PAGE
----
Gruss aus Borkum

The study of antisemitism has become part of the long debate about continuity in German history, about whether the Third Reich was the final episode in a sequence of developments that led directly to it, or whether it was a break in German history, an accident, a Betriebsunfall.

For German Jews, the break from routine provided by vacations was an almost sanctified part of their lives. Jews were renowned consumers of the Imperial German tourist industry.

Before the Great War the most famous antisemitic resort was the North Sea island of Borkum. Its antisemitism was famed through the "Borkum Lied" ("Borkum song"), especially the last verse, which said that those who come with "flat feet, crooked noses and curly hair" (mit platten Fen, mit Nasen krumm und Haaren kraus) must not enjoy the beach, but must be "be out! be out! out!" (der mu hinaus! der mu hinaus! Hinaus!).29 It became a usual practice at the island for the local orchestra to play this song at the end of each appearance, and the crowd would join in. The words were distributed on postcards, depicting a picture of Germans singing with hands raised and filled glasses, and a group of typical Jews, with "Nasen krumm und Haaren kraus," [Noses bent and hair frizzily] being turned away at the gate. This "Gruss aus Borkum" ["Greeting from Borkum"] postcard from Borkum shows a Jewish family being refused admission to a hotel.

By 1919 Jew baiting had been revived among certain reactionary elements in Germany, and it was believed by well-informed persons that pogroms are being prepared, and that the Kurfurstendamm, in which most of the rich Jews of Berlin lived, will some day see savage riots. By August 1919 Anti-Jewish societies had succeeded in making such watering places as Borkum, Kranz, and Zoppot quite impossible for Jews. In Borkum the municipal band played the so-called "Borkum Song", the text of which was so offensive that all the Jews left Borkum. Jews were actually driven from the hotels, and very much the same thing happened at Zoppot, near Danzig.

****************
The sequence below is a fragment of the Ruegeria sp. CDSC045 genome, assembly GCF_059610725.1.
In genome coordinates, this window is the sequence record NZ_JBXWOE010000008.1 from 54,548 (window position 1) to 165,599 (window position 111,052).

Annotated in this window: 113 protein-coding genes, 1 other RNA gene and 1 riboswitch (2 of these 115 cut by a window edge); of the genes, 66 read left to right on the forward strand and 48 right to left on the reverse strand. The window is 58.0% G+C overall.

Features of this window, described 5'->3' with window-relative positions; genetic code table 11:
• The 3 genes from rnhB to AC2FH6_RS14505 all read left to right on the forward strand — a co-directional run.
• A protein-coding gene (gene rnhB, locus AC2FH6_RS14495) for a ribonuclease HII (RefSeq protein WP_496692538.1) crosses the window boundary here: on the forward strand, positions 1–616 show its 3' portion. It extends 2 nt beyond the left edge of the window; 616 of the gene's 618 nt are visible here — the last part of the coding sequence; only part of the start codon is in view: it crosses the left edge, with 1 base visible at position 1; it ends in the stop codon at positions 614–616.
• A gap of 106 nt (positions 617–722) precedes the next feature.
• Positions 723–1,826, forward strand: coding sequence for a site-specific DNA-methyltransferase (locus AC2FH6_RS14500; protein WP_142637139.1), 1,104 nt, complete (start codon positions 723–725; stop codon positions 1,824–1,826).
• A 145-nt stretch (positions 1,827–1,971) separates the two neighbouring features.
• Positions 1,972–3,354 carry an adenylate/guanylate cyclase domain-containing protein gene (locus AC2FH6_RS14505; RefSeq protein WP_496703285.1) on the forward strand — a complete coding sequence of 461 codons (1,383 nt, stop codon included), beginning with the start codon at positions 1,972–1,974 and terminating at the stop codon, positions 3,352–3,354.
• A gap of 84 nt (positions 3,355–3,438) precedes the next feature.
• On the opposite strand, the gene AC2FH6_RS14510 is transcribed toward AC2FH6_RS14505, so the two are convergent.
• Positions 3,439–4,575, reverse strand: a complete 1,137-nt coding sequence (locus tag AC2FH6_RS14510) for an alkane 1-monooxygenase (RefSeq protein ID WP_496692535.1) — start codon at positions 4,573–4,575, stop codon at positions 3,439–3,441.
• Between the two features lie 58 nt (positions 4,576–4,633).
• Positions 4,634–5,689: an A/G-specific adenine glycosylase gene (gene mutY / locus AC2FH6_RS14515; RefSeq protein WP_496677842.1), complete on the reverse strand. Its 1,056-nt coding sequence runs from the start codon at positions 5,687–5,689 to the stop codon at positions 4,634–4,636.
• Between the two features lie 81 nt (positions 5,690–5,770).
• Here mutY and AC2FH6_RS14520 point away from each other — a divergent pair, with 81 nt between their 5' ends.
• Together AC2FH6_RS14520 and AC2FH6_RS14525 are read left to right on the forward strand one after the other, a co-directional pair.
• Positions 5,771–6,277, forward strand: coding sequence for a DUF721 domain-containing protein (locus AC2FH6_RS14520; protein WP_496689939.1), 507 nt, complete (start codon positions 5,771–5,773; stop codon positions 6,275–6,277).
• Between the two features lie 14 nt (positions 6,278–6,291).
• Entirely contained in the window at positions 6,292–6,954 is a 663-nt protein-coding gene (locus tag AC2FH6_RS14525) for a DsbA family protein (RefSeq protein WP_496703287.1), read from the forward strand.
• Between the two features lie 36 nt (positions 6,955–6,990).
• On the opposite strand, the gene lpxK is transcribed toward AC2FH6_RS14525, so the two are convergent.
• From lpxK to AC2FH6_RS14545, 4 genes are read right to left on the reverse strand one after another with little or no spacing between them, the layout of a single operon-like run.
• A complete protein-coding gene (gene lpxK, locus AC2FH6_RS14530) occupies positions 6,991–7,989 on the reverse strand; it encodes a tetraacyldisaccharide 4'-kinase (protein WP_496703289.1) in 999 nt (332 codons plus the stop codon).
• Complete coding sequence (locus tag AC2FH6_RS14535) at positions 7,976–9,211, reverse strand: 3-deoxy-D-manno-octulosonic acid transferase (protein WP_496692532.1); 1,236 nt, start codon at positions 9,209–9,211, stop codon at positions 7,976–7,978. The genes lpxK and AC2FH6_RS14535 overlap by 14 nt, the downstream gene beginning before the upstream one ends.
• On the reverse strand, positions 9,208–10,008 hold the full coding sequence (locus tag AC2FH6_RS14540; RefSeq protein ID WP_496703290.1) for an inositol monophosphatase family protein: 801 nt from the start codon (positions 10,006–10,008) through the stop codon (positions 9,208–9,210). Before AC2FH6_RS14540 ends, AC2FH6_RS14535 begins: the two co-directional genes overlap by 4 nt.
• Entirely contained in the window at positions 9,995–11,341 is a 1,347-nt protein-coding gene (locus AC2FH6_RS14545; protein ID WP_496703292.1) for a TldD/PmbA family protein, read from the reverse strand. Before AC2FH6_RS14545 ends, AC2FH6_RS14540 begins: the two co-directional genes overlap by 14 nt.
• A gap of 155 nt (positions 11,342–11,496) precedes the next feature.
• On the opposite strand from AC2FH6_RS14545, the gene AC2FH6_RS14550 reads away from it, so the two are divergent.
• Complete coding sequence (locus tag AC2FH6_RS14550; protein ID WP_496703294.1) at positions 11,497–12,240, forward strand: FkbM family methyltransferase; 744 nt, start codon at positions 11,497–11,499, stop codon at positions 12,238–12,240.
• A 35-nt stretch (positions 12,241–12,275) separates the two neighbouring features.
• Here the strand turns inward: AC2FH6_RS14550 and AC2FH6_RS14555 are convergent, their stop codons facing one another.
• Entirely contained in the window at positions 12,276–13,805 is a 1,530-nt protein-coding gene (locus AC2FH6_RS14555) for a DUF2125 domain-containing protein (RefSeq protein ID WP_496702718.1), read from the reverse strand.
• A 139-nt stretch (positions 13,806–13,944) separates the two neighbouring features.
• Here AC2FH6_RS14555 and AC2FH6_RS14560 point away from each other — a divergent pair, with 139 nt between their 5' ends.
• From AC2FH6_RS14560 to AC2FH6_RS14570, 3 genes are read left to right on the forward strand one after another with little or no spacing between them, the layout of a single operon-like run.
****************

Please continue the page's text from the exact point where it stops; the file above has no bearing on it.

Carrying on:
In mid-1924, the island and its song became the center of a political controversy. The Prussian socialist minister of the interior, Severing, forbade the band to play the song. During the 1920's the Lutheran pastor Ludwig Mnchmeyer used his pulpit and his local following to keep Jews off the North Sea island of Borkum. Mnchmeyer, assembled a group of children aged nine to fourteen and led them through the streets playing and singing the forbidden song. Of course, the children could not be arrested. Only after violent clashes between supporters and detractors of the anti-Semitic clergyman, intervention by state authorities, and a series of court cases did the Hanoverian Protestant church take disciplinary action. Mnchmeyer's anti-Catholicism, sexually offensive behavior, and an exodus of members of his congregation from the Protestant church added ammunition against him-and worried church authorities more than did attacks on Jews. Still, Mnchmeyer kept his position and his "Pastor" title until 1926.

The situation on Borkum revealed some significant tendencies within the Protestant leadership: fear of public disruption or scandal; acceptance of anti-Semitic stereotypes; and general weakness of will to defend the downtrodden. Those failings, troublesome enough in the Weimar Republic, would prove catastrophic in the Nazi era.